Since posting, I decided to call the NSPCC helpline. they felt it was appropriate to refer the matter up and so I should be getting a phone call in the next couple of days to see what the options are.5 September 2021 at 2:27 pm #58760
Great to read there are amazing dad’s out there!! Especially in this context… At least your daughter has you.
Gosh, must of been tough for your daughter to see this, especially after everything so far!
– the bunk / loft bed type things can often work well to co-office space…although, this is another story if mums bf also has an older son & if they expect them to stay at the same time… Housing legislation is very clear that kids over 10 shouldn’t be sharing, legally think this is defined as overcrowded…. Doesn’t seem like much healthy thinking around practicalities, wellbeing or safety is going on here, let alone respect for your daughter.
Especially after previous safeguarding issues, think you’ve done the best thing calling the nspcc.
Really hope they can give you the support you deserve to manage this5 September 2021 at 2:42 pm #58762
Hi. Yep I’m a single Dad, was a stay at home Dad for years and seem a bit of a rare breed! I was generally the only Dad in the baby groups and have become used to being the only man in the room as I work in a primary school.
I knew it was only a matter of time before Mum was in a new relationship given her history and life goes on but children still come first. I know Mum made a silly promise to our daughter that the would never have another boyfriend but that’s another story. I don’t think I can call myself a confirmed bachelor having already been married but I certainly intend to stay single now and focus on my daughter’s future.
Thanks for the response5 September 2021 at 4:38 pm #58773
A rare breed indeed, but i imagine incredibly valued in your home & school 🙂 all be it preferred under better circs’ it’s a pleasure to be acquainted.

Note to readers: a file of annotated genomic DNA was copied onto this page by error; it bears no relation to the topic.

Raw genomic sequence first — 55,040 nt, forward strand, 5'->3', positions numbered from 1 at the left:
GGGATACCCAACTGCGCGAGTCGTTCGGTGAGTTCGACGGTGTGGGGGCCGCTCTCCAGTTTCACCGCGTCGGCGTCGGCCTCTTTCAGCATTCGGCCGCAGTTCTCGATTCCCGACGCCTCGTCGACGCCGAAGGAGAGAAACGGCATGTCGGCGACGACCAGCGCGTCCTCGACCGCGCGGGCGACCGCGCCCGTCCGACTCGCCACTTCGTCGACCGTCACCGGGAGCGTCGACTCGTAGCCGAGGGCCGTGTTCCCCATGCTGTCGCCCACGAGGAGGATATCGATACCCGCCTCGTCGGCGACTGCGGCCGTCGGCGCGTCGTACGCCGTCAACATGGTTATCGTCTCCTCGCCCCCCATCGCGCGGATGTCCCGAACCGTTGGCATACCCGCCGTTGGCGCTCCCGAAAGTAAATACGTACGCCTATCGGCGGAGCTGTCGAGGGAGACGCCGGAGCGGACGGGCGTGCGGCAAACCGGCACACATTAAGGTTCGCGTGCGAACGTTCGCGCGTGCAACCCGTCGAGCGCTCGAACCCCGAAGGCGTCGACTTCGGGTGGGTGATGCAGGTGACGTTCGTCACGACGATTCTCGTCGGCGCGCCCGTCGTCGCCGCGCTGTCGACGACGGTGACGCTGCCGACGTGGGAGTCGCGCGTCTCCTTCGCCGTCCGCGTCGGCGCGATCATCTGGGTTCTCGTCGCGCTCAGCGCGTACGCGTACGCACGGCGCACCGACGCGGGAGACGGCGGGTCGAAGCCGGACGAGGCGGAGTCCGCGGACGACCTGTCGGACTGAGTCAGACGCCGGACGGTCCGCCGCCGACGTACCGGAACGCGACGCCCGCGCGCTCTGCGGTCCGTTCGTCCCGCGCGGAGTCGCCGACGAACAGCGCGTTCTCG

Agreed, the kids should come first, sorry to read mums patterns of dysfunction around these things.. my ex was much the same. Although, in many ways thankfully he chased his tail & got lost, so we are blessed with not having to tolerate his antics or lack of emotional intelligence. Respecting it’s never easy & anyone can make mistakes.. it’s sad when people just don’t recognise the need to prioritise their kids wellbeing, i guess so many factors can inform these things, but people always have a choice & opportunity to try to learn or get help.
haha, we are in the same club of contented singleness now too. I’ve had some wonderful long term relationships & some not so great ones, but a new partner or relationship just isn’t on the radar of want at all & certainly don’t need a relationship to be happy. Even if we have difficult moments, i guess everyone does.. We are a perfect little unit as we are, our independence feels really secure & works for us, wouldn’t change it for the world! feels good to be able to teach the kids we don’t need anyone else to be alright… hopefully this will set a foundation for the kids to have a healthy relationship with themselves or choose healthier relationships with out people in their futures.
if it helps any, my 10 yr old loves ‘goodnight stories for rebel girls’ – which has 100 stories of empowering women & Laura Bates ‘girl up’ .. (although might be worth looking at yourself first, as it does discuss some sex-ed type stuff). Might help, if mums influence is a bit lacking.